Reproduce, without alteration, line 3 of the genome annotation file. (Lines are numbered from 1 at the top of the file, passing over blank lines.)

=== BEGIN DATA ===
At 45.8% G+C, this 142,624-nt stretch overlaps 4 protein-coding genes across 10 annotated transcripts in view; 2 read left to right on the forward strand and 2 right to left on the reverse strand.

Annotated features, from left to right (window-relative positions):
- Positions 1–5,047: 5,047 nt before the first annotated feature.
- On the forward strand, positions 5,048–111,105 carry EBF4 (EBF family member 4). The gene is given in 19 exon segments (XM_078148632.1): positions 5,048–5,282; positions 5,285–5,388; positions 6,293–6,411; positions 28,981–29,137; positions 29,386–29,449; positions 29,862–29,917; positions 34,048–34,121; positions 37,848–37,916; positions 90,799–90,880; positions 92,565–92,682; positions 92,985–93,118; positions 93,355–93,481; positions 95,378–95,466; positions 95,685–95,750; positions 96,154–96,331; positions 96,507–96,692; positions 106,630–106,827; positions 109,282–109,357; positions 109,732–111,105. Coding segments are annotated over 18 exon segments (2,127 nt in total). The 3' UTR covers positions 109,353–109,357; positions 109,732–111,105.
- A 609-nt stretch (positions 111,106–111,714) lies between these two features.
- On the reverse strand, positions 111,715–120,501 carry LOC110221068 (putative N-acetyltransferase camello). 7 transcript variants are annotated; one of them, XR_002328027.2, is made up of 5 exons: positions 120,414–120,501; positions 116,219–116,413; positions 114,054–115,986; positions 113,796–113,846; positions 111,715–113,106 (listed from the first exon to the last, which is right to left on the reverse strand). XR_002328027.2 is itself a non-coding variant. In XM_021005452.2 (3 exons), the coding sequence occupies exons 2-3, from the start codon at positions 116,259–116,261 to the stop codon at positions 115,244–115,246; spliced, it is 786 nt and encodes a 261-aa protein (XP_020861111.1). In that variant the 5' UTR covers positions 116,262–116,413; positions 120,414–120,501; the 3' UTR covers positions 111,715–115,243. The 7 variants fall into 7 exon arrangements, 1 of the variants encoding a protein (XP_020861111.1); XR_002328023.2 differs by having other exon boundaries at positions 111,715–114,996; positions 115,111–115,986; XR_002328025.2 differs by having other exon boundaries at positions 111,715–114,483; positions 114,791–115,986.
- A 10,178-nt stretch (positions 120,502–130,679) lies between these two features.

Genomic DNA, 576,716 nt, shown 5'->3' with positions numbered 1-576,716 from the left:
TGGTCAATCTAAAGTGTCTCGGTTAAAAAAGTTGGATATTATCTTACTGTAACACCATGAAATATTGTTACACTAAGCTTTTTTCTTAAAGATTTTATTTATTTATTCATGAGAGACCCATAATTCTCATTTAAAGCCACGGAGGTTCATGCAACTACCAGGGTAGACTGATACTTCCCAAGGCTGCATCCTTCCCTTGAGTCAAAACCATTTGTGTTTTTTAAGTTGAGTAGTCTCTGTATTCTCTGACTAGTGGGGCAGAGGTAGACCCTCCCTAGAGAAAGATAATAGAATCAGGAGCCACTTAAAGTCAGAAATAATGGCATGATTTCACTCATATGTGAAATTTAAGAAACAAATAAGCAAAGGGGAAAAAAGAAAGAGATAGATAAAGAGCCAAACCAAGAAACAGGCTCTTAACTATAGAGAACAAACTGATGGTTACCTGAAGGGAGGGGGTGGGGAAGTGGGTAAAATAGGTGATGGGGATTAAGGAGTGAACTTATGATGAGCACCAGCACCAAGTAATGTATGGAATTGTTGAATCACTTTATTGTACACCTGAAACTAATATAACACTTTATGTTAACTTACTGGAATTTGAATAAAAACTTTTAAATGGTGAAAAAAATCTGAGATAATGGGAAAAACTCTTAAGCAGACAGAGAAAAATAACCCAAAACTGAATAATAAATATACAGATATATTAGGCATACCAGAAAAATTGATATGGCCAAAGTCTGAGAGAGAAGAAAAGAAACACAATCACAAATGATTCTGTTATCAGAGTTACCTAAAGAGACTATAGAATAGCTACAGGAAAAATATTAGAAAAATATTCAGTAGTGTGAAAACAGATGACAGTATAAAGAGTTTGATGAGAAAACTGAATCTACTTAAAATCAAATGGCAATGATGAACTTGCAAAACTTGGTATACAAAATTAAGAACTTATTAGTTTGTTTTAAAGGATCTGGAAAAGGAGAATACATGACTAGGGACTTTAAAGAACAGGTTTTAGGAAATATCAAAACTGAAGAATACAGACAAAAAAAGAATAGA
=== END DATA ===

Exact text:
- Positions 1–5,047: 5,047 nt before the first annotated feature.